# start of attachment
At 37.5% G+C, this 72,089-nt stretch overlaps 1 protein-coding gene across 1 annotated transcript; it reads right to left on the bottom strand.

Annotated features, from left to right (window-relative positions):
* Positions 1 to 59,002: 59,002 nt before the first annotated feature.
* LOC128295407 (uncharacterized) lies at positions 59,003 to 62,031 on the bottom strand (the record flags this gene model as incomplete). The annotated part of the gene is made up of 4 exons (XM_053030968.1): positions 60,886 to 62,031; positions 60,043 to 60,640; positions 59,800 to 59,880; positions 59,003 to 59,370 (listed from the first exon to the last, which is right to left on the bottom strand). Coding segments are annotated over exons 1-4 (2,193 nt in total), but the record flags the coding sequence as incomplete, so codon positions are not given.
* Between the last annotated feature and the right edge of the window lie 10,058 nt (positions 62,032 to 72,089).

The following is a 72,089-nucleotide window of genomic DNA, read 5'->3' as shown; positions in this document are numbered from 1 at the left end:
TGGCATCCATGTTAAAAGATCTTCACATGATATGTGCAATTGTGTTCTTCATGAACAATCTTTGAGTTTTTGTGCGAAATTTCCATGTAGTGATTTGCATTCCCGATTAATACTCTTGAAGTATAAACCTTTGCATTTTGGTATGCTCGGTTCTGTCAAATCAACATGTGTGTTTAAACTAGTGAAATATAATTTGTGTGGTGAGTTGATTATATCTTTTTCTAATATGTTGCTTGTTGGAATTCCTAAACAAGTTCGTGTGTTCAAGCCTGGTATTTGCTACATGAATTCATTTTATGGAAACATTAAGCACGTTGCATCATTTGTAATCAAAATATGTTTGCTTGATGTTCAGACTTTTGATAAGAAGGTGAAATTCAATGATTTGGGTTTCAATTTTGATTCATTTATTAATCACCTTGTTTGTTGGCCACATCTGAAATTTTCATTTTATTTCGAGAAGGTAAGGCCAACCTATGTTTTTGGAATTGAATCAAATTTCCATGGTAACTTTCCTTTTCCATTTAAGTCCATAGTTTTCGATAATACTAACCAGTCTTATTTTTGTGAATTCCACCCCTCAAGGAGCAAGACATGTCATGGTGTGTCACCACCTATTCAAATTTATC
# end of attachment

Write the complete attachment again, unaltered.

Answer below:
At 37.5% G+C, this 72,089-nt stretch overlaps 1 protein-coding gene across 1 annotated transcript; it reads right to left on the bottom strand.

Annotated features, from left to right (window-relative positions):
* Positions 1 to 59,002: 59,002 nt before the first annotated feature.
* LOC128295407 (uncharacterized) lies at positions 59,003 to 62,031 on the bottom strand (the record flags this gene model as incomplete). The annotated part of the gene is made up of 4 exons (XM_053030968.1): positions 60,886 to 62,031; positions 60,043 to 60,640; positions 59,800 to 59,880; positions 59,003 to 59,370 (listed from the first exon to the last, which is right to left on the bottom strand). Coding segments are annotated over exons 1-4 (2,193 nt in total), but the record flags the coding sequence as incomplete, so codon positions are not given.
* Between the last annotated feature and the right edge of the window lie 10,058 nt (positions 62,032 to 72,089).

The following is a 72,089-nucleotide window of genomic DNA, read 5'->3' as shown; positions in this document are numbered from 1 at the left end:
TGGCATCCATGTTAAAAGATCTTCACATGATATGTGCAATTGTGTTCTTCATGAACAATCTTTGAGTTTTTGTGCGAAATTTCCATGTAGTGATTTGCATTCCCGATTAATACTCTTGAAGTATAAACCTTTGCATTTTGGTATGCTCGGTTCTGTCAAATCAACATGTGTGTTTAAACTAGTGAAATATAATTTGTGTGGTGAGTTGATTATATCTTTTTCTAATATGTTGCTTGTTGGAATTCCTAAACAAGTTCGTGTGTTCAAGCCTGGTATTTGCTACATGAATTCATTTTATGGAAACATTAAGCACGTTGCATCATTTGTAATCAAAATATGTTTGCTTGATGTTCAGACTTTTGATAAGAAGGTGAAATTCAATGATTTGGGTTTCAATTTTGATTCATTTATTAATCACCTTGTTTGTTGGCCACATCTGAAATTTTCATTTTATTTCGAGAAGGTAAGGCCAACCTATGTTTTTGGAATTGAATCAAATTTCCATGGTAACTTTCCTTTTCCATTTAAGTCCATAGTTTTCGATAATACTAACCAGTCTTATTTTTGTGAATTCCACCCCTCAAGGAGCAAGACATGTCATGGTGTGTCACCACCTATTCAAATTTATC